Observation 105191: Inocybe suaveolens D.E. Stuntz

When: 2012-08-12

Collection location: Hickory Run State Park, Pennsylvania, USA [Click for map]

Who: Dave W (Dave W)

No specimen available

Proposed Names

1% (3)
Based on microscopic features: spores sub-polygonal.
44% (2)
Recognized by sight
Based on microscopic features: Spores nodulose, not angular, too dark brown for Entoloma (unless mounting medium was Melzer’s)
57% (1)
Recognized by sight: White silky cap, stem thick and pruinose, with marginate bulb at the base.
Based on microscopic features: Nodulose spores

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Eye3 = Observer’s choice
Eyes3 = Current consensus


Add Comment
Didn’t record the odor.
By: Dave W (Dave W)
2012-09-27 11:55:49 PDT (-0700)

But that’s a good point about the marginate bulb, Alan. I’ve observed other Inocybes (species?) that exhibit this trait. Thanks for the proposal. If I see this type again, I’ll examine more closely. “Lily-of-the-valley” is certainly an interesting odor for an Inocybe!

Didn’t scope gill material.

When I believe a specimen is an Entoloma (my initial proposal) I generally don’t bother to try to get a species name… well, with some notable exceptions. There are so many species of Entoloma that require some rather intense analysis to get to species… Well, I guess you can also say this about Inocybe.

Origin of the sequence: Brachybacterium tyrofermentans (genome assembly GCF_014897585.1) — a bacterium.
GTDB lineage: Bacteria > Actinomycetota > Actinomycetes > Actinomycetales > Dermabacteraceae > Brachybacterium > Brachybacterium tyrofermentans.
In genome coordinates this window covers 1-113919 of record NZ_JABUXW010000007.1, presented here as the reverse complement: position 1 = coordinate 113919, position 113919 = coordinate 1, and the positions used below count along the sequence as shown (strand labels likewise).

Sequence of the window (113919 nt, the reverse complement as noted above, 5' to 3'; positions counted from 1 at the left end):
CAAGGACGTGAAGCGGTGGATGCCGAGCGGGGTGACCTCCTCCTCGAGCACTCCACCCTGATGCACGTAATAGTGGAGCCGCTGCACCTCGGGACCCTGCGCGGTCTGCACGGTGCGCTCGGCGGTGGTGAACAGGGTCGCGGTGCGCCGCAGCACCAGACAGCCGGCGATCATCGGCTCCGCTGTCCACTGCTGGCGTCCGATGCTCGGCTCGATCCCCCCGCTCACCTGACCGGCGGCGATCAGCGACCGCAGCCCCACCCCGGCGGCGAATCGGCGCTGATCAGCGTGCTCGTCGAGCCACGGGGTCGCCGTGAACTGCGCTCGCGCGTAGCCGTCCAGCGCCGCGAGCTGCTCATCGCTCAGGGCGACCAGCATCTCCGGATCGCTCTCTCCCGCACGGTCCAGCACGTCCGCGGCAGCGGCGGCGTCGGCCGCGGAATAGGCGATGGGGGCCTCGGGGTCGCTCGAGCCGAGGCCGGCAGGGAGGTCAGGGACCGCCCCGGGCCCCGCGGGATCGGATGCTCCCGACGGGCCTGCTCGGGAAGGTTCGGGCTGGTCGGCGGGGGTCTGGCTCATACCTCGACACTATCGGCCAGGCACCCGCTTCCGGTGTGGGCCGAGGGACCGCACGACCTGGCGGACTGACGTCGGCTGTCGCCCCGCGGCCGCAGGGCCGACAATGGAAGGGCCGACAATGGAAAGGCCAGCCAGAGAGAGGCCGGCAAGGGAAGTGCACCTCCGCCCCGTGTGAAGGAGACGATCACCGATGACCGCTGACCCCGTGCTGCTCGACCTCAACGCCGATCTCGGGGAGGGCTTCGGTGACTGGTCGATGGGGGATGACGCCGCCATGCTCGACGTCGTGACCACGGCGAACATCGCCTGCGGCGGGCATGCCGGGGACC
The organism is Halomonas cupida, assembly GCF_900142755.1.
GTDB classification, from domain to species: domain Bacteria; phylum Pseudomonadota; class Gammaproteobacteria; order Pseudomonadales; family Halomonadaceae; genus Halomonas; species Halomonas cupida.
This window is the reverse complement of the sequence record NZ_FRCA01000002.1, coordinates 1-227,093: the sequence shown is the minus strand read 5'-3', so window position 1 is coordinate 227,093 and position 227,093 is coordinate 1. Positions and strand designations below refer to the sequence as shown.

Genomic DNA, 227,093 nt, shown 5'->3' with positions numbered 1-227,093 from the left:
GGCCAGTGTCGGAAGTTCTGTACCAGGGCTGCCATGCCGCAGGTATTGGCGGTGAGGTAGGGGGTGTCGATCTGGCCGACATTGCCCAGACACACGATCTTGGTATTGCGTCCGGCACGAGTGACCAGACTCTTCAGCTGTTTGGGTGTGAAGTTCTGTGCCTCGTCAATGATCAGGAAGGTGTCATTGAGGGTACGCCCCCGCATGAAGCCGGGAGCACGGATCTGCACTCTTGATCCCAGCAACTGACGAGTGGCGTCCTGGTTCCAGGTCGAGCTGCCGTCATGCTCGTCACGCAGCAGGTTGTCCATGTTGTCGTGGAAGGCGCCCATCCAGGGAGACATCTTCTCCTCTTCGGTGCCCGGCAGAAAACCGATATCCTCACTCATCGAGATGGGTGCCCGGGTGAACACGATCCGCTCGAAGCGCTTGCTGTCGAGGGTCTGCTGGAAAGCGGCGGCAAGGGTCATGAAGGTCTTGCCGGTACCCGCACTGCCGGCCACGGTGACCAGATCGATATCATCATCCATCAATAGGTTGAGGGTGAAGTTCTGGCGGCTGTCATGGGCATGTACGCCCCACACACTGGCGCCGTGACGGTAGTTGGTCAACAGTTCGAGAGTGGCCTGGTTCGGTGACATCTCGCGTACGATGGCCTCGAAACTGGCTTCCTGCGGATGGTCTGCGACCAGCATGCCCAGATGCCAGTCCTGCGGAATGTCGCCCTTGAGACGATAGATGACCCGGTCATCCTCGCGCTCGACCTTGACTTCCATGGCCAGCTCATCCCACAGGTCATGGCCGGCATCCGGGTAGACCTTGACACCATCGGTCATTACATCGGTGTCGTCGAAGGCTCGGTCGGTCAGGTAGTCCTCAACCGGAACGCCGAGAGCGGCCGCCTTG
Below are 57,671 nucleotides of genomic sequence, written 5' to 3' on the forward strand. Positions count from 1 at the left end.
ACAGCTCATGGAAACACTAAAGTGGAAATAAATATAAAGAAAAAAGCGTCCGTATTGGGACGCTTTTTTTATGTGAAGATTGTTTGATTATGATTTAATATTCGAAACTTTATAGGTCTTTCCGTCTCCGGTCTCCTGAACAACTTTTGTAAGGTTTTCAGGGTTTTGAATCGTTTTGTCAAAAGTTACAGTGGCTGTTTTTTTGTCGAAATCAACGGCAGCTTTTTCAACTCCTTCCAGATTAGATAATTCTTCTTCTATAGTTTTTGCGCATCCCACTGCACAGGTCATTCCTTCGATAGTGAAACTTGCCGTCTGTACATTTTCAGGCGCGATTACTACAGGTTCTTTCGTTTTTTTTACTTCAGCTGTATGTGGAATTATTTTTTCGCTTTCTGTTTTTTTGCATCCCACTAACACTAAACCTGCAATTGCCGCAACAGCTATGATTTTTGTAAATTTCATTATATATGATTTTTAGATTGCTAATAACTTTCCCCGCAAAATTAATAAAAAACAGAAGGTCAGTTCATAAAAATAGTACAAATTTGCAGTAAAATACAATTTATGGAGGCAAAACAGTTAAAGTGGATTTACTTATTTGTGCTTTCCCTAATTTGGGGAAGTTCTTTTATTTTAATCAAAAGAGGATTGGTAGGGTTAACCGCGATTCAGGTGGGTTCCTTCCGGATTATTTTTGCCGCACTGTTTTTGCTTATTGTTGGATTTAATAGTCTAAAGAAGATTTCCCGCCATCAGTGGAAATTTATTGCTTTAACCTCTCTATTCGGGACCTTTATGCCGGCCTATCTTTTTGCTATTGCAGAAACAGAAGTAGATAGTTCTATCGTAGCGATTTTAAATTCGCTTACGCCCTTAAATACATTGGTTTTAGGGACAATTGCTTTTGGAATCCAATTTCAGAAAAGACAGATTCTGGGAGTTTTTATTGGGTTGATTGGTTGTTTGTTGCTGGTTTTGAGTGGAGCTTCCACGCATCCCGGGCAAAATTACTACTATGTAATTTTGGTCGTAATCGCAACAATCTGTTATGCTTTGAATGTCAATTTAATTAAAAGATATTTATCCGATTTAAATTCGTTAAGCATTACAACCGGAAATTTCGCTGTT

Did it have an odor?
By: Alan Rockefeller (Alan Rockefeller)
2012-09-27 08:35:15 PDT (-0700)

Inocybe suaveolens is supposed to smell like sweet pea or lily-of-the-valley or both.

Your welcome Dave
By: Christine Braaten (wintersbefore)
2012-09-27 08:24:06 PDT (-0700)

I have seen this or a closely related Inocybe before, this should have had apically encrusted pleurocystida?

Thanks Christine.
By: Dave W (Dave W)
2012-09-27 08:12:54 PDT (-0700)

I admit that the difference between “angular” and “nodular” is a bit confusing to me. But I think I see what you mean… These spores are not what I sometimes refer to as “sub-polygonal.” The little projections (nodes) are not something that I typically see on Entoloma spores. And yet, some of the spores in this photo lack the node(s) and do look sub-polygonal to me. The observation about the spore color seems useful… which brings up another point.

Spore prints for some Inocybes is a fairly light brown that is easily confused with the color pink.

Created: 2012-08-13 22:04:36 PDT (-0700)
Last modified: 2012-09-27 08:38:39 PDT (-0700)
Viewed: 58 times, last viewed: 2017-11-30 15:18:59 PST (-0800)
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